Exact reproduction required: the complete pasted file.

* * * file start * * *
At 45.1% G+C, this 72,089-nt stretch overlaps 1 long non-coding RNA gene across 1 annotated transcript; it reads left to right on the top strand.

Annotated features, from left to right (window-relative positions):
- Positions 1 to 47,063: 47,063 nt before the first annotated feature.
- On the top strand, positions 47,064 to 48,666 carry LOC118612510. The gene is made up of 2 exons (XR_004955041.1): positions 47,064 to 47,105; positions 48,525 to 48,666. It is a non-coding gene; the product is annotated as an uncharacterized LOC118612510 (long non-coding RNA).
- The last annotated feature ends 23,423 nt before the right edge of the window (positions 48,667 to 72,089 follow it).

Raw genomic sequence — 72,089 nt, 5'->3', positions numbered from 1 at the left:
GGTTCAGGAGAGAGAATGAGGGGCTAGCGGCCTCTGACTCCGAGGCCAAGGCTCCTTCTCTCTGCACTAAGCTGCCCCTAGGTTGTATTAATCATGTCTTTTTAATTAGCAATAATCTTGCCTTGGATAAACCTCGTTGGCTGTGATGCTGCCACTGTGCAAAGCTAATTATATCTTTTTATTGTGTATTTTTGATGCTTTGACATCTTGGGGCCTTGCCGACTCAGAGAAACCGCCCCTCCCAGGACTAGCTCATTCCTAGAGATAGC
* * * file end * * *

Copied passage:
At 45.1% G+C, this 72,089-nt stretch overlaps 1 long non-coding RNA gene across 1 annotated transcript; it reads left to right on the top strand.

Annotated features, from left to right (window-relative positions):
- Positions 1 to 47,063: 47,063 nt before the first annotated feature.
- On the top strand, positions 47,064 to 48,666 carry LOC118612510. The gene is made up of 2 exons (XR_004955041.1): positions 47,064 to 47,105; positions 48,525 to 48,666. It is a non-coding gene; the product is annotated as an uncharacterized LOC118612510 (long non-coding RNA).
- The last annotated feature ends 23,423 nt before the right edge of the window (positions 48,667 to 72,089 follow it).

Raw genomic sequence — 72,089 nt, 5'->3', positions numbered from 1 at the left:
GGTTCAGGAGAGAGAATGAGGGGCTAGCGGCCTCTGACTCCGAGGCCAAGGCTCCTTCTCTCTGCACTAAGCTGCCCCTAGGTTGTATTAATCATGTCTTTTTAATTAGCAATAATCTTGCCTTGGATAAACCTCGTTGGCTGTGATGCTGCCACTGTGCAAAGCTAATTATATCTTTTTATTGTGTATTTTTGATGCTTTGACATCTTGGGGCCTTGCCGACTCAGAGAAACCGCCCCTCCCAGGACTAGCTCATTCCTAGAGATAGC